the same mutation; thus, X-linked recessive inheritance was shown.
Genetic status of mother’s parents and relatives is unknown.
Our patient was referred for hematopoetic cell
Wiskott-Aldrich syndrome is an X-linked recessive
condition that exhibits a wide spectrum of clinical severity .
Patients may develop mild thrombo-cytopenia or suffer more severe
disorders from the spectrum. Autoimmune disorders are frequent, being
present in 40% of large cohort of families . In addition, malignant
tumors can occur during childhood, but are more frequent in adolescents
and young adults with the classic form of disorder . Thus, the
clinical diagnosis can be difficult and is usually supported by the
detection of WAS gene mutations . Our patient with mutation of
WAS gene did not exhibit characteristic microthrombo-cytopenia, but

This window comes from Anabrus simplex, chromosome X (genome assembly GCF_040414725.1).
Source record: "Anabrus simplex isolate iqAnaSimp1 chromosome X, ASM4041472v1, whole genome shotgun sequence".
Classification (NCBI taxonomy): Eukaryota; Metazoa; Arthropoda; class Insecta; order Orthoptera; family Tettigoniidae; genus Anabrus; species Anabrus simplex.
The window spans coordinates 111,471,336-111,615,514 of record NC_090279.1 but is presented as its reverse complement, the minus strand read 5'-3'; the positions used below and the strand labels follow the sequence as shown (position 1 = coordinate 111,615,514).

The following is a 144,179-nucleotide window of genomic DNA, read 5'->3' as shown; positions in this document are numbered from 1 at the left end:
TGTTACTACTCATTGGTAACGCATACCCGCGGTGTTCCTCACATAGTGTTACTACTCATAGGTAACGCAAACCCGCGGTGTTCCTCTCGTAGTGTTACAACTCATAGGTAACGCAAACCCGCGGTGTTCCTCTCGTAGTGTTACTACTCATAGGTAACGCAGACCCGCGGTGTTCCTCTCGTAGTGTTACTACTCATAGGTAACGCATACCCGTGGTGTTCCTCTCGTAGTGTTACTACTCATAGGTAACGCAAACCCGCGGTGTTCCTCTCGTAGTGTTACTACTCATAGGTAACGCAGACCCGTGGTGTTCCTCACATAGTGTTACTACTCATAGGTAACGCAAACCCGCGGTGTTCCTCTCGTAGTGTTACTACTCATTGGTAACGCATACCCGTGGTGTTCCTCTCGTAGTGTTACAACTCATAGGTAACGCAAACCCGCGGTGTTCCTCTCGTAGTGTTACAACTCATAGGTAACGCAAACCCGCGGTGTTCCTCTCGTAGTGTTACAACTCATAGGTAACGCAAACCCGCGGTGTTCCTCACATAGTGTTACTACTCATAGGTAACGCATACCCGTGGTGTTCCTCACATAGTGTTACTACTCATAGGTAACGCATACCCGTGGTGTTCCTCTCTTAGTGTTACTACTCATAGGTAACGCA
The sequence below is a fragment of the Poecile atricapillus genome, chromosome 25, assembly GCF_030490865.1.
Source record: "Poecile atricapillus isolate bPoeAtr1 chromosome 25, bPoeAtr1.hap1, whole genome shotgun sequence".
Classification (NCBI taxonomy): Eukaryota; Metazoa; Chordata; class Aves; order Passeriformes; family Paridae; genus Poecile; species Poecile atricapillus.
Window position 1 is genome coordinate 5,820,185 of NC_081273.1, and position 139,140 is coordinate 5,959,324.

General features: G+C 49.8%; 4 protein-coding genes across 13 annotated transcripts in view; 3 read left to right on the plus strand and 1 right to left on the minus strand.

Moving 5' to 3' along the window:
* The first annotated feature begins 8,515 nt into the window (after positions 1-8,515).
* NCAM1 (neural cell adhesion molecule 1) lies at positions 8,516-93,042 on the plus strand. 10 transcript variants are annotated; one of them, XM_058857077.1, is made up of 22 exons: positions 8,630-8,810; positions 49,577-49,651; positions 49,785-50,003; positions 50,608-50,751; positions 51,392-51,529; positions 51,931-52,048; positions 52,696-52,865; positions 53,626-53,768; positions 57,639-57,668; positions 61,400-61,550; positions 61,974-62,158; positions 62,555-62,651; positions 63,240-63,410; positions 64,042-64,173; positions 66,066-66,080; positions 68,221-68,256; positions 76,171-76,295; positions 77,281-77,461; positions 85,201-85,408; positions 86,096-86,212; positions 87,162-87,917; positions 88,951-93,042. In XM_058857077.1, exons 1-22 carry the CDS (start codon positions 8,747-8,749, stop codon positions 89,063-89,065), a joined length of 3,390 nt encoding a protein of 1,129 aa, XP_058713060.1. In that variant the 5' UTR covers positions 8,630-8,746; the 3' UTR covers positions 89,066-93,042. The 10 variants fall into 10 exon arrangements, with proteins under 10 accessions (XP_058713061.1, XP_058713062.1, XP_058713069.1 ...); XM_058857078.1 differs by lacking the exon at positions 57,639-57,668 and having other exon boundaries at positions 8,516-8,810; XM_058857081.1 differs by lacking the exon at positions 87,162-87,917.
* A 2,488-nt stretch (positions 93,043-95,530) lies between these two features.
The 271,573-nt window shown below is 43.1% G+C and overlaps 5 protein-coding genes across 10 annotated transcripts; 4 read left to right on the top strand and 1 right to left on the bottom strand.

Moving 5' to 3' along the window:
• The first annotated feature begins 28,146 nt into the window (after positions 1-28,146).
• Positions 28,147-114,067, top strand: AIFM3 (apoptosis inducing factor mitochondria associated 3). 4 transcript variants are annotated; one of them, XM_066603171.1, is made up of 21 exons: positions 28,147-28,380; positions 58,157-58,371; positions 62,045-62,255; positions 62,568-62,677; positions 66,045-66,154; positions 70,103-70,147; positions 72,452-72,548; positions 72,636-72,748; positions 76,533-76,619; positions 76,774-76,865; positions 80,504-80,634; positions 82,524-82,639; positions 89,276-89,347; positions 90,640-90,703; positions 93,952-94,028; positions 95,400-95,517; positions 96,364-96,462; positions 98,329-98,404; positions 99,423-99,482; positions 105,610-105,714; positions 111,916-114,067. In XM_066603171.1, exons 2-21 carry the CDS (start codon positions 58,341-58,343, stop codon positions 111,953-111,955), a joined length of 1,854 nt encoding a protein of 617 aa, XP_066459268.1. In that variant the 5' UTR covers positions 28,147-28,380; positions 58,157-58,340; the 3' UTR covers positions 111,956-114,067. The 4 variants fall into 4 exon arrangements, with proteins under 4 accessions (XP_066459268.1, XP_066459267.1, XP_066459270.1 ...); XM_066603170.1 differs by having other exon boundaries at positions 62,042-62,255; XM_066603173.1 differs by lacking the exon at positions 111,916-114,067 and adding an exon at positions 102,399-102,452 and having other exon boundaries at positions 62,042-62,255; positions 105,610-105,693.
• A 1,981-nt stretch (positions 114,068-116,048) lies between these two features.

increased platelet volume. Presence of macrothrombocytopenia in our
patient could be due to the presence of autoimmune disorder. Causes of
macrothrombocytopenia could also be immune trombocytopenic purpura (ITP)
usually due to infection, drugs, vaccination and other causes. Rare
hereditary causes of macrotrombocytopenia such as Bernard–Soulier
syndrome, DiGeorge/Velocardiofacial syndrome or Platelet-type von
Willebrand disease were ruled out based on clinical and laboratory
In addition, he did not develop eczema or
malignancies. Such clinical course was pointing out other possible
diagnoses, such as congenital CMV infection resulting in delayed
diagnosis. We stress the need for multidisciplinary assessment of
patients with congenital or early infantile thrombocytopenia, including
testing for mutations of the WAS gene in all unexplained cases
even in the absence of characteristic microthrombocytopenia.